Make sure to choose the proper practice technique

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One of the hardest things to do in the game of golf is to transition from the practice tee to the golf course.

Have you ever felt like your range practice was good but when you take it to the course that same feeling is nowhere to be found?

The answer to this dilemma could be in the way that you practice. There are three different types of practice - block, random and variable - that should be utilized to help you transition your game from the range to the course.

Let’s take a closer look at each of these types of practice:


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1. Block Practice: This is what you see at the range everyday. Golfers hitting golf balls one right after the other with no particular purpose. This is quantity practice but not always quality practice. Block practice is great when you are trying to master a particular swing position and need to get your 'reps' in.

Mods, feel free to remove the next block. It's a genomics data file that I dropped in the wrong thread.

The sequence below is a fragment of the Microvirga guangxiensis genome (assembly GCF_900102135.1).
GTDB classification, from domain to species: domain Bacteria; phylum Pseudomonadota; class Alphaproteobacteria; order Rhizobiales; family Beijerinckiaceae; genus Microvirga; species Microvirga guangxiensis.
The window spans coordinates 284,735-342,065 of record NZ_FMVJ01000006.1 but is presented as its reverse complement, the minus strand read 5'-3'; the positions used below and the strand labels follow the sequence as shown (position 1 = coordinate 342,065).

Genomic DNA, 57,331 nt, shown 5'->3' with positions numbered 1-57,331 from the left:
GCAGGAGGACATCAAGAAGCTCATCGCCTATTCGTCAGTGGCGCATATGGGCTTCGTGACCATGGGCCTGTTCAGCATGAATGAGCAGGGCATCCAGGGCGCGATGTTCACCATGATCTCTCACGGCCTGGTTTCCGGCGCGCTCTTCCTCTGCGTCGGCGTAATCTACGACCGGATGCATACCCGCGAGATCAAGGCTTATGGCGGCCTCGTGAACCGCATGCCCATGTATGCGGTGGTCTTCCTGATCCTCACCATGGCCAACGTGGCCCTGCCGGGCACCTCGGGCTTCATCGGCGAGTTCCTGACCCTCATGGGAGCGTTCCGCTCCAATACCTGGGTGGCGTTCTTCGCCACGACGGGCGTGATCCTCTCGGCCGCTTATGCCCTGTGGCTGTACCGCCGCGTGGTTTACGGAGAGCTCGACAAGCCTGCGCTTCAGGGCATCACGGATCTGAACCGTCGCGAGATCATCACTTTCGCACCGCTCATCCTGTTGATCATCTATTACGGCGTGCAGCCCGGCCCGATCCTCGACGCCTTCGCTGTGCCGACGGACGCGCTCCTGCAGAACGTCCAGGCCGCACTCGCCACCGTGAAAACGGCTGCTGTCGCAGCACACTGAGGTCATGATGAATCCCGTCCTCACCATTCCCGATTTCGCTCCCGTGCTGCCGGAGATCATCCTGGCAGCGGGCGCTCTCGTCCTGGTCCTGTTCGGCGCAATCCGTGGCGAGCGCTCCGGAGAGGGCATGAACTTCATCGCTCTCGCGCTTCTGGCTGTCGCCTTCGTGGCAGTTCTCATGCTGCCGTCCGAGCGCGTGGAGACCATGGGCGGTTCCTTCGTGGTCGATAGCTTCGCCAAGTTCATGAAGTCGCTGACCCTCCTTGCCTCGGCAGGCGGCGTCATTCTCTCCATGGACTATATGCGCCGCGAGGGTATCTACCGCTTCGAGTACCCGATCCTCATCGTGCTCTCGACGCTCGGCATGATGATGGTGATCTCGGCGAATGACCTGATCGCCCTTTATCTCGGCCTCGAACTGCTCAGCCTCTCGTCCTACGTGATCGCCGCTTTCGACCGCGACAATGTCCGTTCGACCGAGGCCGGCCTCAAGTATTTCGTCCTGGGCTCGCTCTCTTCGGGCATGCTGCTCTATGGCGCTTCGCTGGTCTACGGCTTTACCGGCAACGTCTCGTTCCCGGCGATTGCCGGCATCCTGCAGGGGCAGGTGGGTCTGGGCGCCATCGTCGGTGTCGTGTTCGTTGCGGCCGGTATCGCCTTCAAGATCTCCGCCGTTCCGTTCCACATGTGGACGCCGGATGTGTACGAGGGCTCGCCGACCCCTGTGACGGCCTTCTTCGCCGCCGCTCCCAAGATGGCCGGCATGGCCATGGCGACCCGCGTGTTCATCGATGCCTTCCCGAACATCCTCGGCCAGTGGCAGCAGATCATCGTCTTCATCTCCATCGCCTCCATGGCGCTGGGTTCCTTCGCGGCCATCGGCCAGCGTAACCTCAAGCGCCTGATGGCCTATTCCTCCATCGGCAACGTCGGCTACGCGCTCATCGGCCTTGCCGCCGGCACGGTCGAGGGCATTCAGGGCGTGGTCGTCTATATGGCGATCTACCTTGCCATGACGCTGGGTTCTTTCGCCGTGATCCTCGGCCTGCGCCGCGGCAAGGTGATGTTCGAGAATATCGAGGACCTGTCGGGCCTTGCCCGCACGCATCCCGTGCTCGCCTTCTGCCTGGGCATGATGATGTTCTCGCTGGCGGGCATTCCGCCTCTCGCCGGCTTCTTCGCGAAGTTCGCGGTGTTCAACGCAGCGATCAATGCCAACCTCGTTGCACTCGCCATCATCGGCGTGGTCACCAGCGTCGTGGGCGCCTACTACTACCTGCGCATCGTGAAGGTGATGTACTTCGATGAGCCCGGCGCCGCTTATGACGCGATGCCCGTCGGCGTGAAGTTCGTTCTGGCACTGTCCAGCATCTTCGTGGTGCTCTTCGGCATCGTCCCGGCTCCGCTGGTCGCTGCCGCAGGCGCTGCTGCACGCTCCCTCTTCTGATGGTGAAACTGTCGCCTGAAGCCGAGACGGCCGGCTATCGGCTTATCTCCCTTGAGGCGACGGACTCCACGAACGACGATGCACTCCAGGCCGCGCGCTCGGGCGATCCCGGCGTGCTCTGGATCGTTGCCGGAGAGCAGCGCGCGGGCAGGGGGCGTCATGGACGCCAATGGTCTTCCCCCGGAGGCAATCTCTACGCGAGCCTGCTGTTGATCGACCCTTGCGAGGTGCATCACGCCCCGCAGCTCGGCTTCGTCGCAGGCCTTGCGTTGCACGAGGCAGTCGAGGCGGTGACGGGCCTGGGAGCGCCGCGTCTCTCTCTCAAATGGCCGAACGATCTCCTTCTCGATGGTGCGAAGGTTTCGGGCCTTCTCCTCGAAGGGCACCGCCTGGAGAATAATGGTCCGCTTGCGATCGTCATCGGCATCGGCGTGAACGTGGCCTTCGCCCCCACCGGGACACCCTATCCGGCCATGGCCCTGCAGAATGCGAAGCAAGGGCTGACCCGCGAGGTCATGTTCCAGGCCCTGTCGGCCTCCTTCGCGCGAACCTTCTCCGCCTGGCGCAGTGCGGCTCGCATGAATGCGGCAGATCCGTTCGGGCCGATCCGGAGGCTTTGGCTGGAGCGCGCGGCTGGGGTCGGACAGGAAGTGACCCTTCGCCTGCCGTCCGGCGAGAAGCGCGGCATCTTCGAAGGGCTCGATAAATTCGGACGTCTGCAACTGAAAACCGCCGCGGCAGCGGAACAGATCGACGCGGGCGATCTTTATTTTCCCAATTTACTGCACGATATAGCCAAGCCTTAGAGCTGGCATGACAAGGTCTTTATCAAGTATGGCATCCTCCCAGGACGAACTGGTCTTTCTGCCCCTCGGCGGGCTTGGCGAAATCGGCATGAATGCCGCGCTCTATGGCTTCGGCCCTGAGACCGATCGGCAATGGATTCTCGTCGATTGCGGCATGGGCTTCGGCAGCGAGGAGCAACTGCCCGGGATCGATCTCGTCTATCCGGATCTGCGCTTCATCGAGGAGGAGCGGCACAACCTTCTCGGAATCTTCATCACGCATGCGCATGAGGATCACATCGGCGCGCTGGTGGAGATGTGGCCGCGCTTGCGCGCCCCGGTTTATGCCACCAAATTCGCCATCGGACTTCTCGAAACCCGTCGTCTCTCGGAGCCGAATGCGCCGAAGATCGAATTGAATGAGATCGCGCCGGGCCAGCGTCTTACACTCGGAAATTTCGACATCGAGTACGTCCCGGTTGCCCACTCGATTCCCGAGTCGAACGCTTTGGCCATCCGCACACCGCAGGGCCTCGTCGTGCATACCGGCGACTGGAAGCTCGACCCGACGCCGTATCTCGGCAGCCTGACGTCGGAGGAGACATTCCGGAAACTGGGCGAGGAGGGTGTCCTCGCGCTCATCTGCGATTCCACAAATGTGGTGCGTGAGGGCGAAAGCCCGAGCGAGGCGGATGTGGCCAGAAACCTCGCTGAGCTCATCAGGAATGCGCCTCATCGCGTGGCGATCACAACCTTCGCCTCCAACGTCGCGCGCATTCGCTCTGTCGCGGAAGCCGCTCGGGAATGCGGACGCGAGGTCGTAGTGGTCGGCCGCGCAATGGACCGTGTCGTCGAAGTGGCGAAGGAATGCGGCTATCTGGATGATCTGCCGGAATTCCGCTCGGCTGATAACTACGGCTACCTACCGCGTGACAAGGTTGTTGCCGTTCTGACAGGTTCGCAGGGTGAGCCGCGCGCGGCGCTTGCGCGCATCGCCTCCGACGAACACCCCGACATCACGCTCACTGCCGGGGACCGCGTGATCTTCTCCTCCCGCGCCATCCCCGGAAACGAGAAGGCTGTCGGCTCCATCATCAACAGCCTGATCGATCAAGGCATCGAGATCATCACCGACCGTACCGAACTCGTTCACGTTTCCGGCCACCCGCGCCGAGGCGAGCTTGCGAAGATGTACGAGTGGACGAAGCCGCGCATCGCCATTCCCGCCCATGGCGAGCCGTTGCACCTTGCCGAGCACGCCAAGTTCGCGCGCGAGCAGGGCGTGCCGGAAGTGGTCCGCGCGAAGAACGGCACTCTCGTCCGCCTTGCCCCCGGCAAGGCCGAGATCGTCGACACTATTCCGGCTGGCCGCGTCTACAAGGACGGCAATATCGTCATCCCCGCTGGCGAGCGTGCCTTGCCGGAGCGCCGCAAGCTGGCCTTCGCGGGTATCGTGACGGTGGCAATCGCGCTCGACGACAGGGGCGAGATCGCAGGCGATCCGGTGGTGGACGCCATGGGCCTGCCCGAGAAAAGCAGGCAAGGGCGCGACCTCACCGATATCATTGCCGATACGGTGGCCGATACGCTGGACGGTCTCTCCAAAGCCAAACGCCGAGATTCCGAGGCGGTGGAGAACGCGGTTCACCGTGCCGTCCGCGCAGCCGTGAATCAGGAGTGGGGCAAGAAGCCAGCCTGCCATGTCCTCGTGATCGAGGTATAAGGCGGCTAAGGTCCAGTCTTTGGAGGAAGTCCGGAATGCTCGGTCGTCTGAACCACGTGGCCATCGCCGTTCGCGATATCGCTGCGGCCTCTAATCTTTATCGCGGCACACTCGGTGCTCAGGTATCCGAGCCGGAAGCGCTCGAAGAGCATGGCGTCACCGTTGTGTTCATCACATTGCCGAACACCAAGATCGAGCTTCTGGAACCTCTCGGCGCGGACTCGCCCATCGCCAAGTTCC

2. Random Practice: This is what will help you transition your range game to the golf course. Random practice is where you actually practice like you are going to play. With random practice, you are preparing for the course by hitting different clubs shot after shot. The next time you are at the range imagine that you are playing each hole of your home course on the range. This type of practice should include a strong focus on your pre-shot routine. Random practice is extremely effective in creating good on-course habits. It will take longer to practice this way so just grab a small bucket to help you stay focused.

3. Variable Practice: In this method, you take a particular skill and vary the way you practice it. For instance, if you decide to practice your 20-30 yard pitch shots be sure that you vary how you play that shot. Work on changing the trajectory of each pitch shot. Start with your standard pitch and then vary it by hitting the ball lower and higher. And be sure to adopt this approach with every shot you practice during a given session.

Take the time to 'Practice Like a Pro' and you will see the results of your hard work on your scorecard.

Take an online lesson with Erik Horve.